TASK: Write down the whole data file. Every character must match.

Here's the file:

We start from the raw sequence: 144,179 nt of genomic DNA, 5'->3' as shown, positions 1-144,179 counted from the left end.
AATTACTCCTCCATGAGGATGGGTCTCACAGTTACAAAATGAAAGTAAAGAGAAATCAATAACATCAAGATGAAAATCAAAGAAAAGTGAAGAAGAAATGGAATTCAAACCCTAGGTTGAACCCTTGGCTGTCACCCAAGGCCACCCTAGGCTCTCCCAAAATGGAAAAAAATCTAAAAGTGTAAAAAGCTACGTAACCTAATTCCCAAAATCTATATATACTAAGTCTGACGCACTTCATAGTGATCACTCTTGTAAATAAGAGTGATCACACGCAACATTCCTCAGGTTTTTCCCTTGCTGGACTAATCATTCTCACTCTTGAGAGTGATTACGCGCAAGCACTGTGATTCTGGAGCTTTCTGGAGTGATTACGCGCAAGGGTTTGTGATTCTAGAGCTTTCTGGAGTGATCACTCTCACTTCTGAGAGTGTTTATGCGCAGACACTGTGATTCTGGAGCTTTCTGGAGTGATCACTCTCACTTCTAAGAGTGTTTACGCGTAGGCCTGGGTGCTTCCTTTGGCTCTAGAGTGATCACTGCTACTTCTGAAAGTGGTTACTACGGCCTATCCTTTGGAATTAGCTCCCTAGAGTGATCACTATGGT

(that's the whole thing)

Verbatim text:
We start from the raw sequence: 144,179 nt of genomic DNA, 5'->3' as shown, positions 1-144,179 counted from the left end.
AATTACTCCTCCATGAGGATGGGTCTCACAGTTACAAAATGAAAGTAAAGAGAAATCAATAACATCAAGATGAAAATCAAAGAAAAGTGAAGAAGAAATGGAATTCAAACCCTAGGTTGAACCCTTGGCTGTCACCCAAGGCCACCCTAGGCTCTCCCAAAATGGAAAAAAATCTAAAAGTGTAAAAAGCTACGTAACCTAATTCCCAAAATCTATATATACTAAGTCTGACGCACTTCATAGTGATCACTCTTGTAAATAAGAGTGATCACACGCAACATTCCTCAGGTTTTTCCCTTGCTGGACTAATCATTCTCACTCTTGAGAGTGATTACGCGCAAGCACTGTGATTCTGGAGCTTTCTGGAGTGATTACGCGCAAGGGTTTGTGATTCTAGAGCTTTCTGGAGTGATCACTCTCACTTCTGAGAGTGTTTATGCGCAGACACTGTGATTCTGGAGCTTTCTGGAGTGATCACTCTCACTTCTAAGAGTGTTTACGCGTAGGCCTGGGTGCTTCCTTTGGCTCTAGAGTGATCACTGCTACTTCTGAAAGTGGTTACTACGGCCTATCCTTTGGAATTAGCTCCCTAGAGTGATCACTATGGT